Ukraine Emphasises Ideological Chasm Between WC and SA - Exit Mechanism Required

PRESS RELEASE: Response to Ukraine crisis emphasises the ideological chasm between the Western Cape and South Africa. The Western Cape must be offered a democratic exit mechanism.

PRESS RELEASE: Response to the Ukraine crisis emphasises the ideological chasm between South Africa and the Western Cape. The Western Cape must be offered a democratic exit mechanism.

The South African National Government officially abstained from criticising its Russian ally at the United Nations, one of only 35 countries to do so, whilst the Western Cape Government and the City of Cape Town illuminated the Provincial Government Building and the Cape Town City Hall in Blue and Yellow to broadcast their unequivocal support for Ukraine.

Phil Craig, spokesperson for the Cape Independence Advocacy Group (CIAG) says:

“South Africa under the ANC has always aligned itself with the communist block and turned a blind eye to human rights abuses, undemocratic government, and totalitarianism. Its increasingly morally reprehensible conduct is simply a reflection of the countries it wishes to emulate. Russia, China, Cuba, Venezuela, and Zimbabwe are examples.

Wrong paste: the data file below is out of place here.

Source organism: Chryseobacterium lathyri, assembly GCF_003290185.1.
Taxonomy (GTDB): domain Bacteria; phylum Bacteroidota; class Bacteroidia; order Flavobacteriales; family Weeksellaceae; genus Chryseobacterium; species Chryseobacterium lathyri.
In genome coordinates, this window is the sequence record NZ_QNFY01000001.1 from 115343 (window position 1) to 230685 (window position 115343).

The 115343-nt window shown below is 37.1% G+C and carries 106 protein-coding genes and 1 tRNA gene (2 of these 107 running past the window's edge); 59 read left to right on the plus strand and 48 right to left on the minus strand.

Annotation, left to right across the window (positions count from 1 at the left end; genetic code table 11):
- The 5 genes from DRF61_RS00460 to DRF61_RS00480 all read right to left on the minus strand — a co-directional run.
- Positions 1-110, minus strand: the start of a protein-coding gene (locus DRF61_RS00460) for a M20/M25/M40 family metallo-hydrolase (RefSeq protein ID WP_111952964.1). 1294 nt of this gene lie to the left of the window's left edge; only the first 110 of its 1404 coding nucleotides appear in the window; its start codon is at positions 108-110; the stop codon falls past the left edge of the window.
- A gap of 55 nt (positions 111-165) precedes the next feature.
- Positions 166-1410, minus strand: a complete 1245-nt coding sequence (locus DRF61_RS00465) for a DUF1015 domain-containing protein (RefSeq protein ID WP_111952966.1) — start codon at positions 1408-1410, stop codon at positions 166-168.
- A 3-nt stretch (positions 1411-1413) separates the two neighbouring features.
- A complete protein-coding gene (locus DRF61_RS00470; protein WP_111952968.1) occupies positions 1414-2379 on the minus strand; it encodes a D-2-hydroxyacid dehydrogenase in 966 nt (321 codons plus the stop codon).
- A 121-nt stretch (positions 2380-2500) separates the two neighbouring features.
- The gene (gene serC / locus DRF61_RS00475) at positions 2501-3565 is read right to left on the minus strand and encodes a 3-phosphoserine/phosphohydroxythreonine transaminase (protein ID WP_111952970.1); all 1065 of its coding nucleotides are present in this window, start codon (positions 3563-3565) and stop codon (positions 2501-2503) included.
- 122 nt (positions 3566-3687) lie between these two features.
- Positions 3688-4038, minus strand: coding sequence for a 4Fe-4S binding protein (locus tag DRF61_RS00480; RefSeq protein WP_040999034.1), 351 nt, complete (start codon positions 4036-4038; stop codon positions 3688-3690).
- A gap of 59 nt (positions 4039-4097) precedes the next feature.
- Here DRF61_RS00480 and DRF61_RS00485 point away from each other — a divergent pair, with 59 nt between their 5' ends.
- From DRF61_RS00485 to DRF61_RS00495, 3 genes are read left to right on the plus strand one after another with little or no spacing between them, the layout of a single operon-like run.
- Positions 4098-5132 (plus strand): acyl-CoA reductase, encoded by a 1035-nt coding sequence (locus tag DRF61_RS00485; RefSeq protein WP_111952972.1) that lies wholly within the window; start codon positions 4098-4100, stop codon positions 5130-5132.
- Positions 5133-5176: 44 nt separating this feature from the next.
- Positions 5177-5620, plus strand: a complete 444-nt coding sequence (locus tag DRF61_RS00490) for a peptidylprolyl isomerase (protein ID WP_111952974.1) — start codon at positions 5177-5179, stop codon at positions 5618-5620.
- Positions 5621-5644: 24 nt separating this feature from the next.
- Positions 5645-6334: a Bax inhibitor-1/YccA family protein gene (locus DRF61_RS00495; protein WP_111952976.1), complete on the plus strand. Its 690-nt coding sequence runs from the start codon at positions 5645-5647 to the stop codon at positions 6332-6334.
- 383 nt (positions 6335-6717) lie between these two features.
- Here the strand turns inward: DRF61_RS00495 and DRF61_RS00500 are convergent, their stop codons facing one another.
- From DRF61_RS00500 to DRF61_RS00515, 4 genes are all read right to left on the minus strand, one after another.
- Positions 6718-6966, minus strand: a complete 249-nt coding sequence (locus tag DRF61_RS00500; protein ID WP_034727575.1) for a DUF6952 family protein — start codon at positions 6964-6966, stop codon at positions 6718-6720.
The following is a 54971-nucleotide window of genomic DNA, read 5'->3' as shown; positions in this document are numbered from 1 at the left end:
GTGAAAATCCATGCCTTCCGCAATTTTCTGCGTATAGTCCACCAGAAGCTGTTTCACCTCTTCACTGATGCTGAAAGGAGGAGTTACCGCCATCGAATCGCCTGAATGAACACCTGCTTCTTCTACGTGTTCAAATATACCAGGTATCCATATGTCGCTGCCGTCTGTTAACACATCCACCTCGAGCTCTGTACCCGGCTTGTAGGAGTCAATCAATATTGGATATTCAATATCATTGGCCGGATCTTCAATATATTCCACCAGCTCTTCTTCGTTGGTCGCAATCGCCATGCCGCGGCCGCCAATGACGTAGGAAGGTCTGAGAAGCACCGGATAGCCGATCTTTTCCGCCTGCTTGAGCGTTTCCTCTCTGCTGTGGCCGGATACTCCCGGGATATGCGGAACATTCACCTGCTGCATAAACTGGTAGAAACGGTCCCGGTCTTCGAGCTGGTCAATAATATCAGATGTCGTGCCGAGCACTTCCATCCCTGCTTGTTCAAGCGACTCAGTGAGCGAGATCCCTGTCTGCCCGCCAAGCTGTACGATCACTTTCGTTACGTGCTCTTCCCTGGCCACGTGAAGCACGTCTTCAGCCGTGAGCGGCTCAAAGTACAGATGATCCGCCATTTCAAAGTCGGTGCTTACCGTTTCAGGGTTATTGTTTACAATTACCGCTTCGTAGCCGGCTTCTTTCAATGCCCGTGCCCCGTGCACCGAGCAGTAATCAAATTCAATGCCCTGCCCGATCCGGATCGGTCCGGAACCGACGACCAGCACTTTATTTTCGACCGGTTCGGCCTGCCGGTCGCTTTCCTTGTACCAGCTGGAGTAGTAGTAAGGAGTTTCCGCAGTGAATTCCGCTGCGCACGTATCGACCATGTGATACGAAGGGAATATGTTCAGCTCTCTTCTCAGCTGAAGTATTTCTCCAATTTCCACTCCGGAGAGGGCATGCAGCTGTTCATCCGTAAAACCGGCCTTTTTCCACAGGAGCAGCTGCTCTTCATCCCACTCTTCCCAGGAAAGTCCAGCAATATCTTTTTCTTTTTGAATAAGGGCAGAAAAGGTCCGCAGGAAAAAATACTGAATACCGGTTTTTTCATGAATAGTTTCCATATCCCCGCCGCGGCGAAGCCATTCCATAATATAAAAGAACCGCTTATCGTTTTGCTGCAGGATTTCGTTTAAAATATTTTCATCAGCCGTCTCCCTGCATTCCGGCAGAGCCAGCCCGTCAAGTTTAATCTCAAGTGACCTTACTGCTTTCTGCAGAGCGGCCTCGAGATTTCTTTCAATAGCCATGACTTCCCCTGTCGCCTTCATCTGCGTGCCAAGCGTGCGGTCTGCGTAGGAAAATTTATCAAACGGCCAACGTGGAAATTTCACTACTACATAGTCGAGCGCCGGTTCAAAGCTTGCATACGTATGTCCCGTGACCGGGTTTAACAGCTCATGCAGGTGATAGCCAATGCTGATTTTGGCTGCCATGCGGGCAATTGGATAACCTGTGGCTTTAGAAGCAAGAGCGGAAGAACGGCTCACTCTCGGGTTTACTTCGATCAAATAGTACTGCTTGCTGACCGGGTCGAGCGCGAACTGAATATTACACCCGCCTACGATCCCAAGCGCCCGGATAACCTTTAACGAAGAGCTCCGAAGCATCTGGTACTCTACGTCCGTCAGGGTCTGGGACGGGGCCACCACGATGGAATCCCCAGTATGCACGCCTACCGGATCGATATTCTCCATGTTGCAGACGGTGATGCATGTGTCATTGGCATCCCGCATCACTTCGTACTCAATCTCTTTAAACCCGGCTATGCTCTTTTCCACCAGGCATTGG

In contrast, the Western Cape aligns itself with the West, advocating for liberal democracy, a less rigidly controlled economy, and the rule of law.

Whilst ANC officials can steal vast sums of money in South Africa with virtual impunity, officials in the Western Cape are being fired for lying about their qualifications. In South Africa allegations of rape do little to dent presidential ambitions, whilst in the Western Cape allegations of sexual harassment end careers.”

China, Cuba, and Zimbabwe abstained along with South Africa, Russia voted in favour of its own invasion, whilst somewhat aptly Venezuela was disqualified from voting because it wasn’t able to pay its fees at the UN.

Craig concludes:

“The Western Cape did not elect the South African government, they voted emphatically against it as they have done for three decades. No matter how badly the South African government conducts itself, the people of the Western Cape currently have no democratic mechanism to remove it.

A provincial referendum must be held as a matter of urgency to give the Western Cape people a means by which to opt out of being ruled by a national government they didn’t elect.

It cannot be that an immoral national government is allowed to force itself upon a province which despises it.”

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